Please use this identifier to cite or link to this item: https://hdl.handle.net/1959.11/3813
Title: Ultra low-level airborne (ULLA) sensing of crop canopy reflectance: A case study using a CropCircle™ sensor
Contributor(s): Lamb, David  (author); Trotter, Mark  (author); Schneider, Derek  (author)orcid 
Publication Date: 2009
DOI: 10.1016/j.compag.2009.07.004
Handle Link: https://hdl.handle.net/1959.11/3813
Abstract: Operational airborne and satellite remote sensing in agriculture remains constrained by matching platform availability to suitable daytime weather and illumination conditions, crop development, and availability of ground staff. An ultra low-level aircraft carrying an active NIR/Red CropCircle™ sensor was successfully deployed to record and subsequently map crop vigour via the simple ratio (SR) index over a field of sorghum. Given the logging frequency of ≈20 Hz and the presence of alternate rows of bare soil, the Moiré effect reduced the contrast between crop and bare soil skip-rows. Such effects would not be expected to occur in non-skip-row crops. The ultra low-level airborne (ULLA)-SR map derived from the 20 m transect records compared favorably with the SR map derived from a meter-resolution airborne digital multispectral image that was re-sampled to a similar spatial resolution. This case study, involving a CropCircle™ sensor mounted in a low-level aircraft demonstrates another deployment option for users of this class of sensor. Moreover, an ULLA configuration offers the potential for greater flexibility in scheduling compared to airborne imaging, given it can be flown at any sun-angle, under cloud, at night, and may easily be incorporated into aircraft already conducting low-level operations, for example crop dusting and reconnaissance, over agricultural fields.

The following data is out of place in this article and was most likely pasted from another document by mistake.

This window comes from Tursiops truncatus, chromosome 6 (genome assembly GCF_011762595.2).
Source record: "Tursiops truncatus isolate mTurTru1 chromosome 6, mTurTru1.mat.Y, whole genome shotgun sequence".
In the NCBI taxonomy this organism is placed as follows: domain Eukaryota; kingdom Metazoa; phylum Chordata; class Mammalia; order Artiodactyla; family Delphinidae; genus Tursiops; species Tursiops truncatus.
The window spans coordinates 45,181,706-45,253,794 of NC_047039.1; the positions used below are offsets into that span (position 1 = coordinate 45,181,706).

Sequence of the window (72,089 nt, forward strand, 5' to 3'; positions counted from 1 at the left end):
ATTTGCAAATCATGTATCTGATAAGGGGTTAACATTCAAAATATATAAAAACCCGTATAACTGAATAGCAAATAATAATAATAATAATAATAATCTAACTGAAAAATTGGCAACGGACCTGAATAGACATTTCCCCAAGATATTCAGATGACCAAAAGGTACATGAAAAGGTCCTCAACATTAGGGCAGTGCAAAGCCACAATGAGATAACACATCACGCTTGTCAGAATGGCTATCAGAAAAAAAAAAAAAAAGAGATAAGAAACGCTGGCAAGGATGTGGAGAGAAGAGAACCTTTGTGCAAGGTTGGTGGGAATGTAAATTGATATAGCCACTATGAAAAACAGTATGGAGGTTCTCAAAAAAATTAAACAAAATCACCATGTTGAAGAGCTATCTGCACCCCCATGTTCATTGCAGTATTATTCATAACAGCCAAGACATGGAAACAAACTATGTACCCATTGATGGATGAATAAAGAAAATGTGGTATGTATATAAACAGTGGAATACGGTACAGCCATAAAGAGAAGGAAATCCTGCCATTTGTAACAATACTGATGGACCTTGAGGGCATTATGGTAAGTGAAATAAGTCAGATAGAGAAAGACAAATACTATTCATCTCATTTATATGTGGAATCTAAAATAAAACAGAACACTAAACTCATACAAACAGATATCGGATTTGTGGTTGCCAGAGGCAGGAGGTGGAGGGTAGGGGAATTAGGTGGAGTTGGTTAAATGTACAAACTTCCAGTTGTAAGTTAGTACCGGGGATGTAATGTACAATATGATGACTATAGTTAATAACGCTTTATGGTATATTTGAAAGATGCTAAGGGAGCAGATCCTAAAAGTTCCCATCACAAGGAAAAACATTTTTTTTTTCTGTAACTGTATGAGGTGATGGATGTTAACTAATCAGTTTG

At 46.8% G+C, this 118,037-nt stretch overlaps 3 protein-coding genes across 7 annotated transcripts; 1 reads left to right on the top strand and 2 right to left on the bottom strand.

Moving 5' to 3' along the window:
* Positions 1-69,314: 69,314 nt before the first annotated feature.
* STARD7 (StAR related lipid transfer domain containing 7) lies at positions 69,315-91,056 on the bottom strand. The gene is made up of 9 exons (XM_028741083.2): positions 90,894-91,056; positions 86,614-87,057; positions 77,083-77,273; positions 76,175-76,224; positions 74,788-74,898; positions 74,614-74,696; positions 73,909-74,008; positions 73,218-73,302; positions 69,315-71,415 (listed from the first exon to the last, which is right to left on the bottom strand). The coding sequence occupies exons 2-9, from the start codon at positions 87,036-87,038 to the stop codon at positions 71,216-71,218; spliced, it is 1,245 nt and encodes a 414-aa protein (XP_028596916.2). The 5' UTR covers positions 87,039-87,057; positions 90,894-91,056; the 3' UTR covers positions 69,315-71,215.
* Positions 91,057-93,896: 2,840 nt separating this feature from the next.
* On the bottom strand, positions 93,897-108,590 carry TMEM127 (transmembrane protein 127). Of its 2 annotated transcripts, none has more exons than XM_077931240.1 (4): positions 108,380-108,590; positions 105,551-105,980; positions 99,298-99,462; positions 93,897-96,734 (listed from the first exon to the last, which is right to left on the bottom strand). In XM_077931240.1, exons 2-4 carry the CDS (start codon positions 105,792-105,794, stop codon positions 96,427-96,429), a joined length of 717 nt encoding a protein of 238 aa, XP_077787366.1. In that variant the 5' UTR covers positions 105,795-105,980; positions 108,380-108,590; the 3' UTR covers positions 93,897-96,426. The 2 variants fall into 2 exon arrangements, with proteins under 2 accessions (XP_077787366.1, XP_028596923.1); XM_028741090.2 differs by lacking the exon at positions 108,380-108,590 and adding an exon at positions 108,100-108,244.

Publication Type: Journal Article
Source of Publication: Computers and Electronics in Agriculture, 69(1), p. 86-91
Publisher: Elsevier
Place of Publication: Amsterdam, The Netherlands
ISSN: 0168-1699
Field of Research (FOR): 070302 Agronomy
Peer Reviewed: Yes
HERDC Category Description: C1 Refereed Article in a Scholarly Journal
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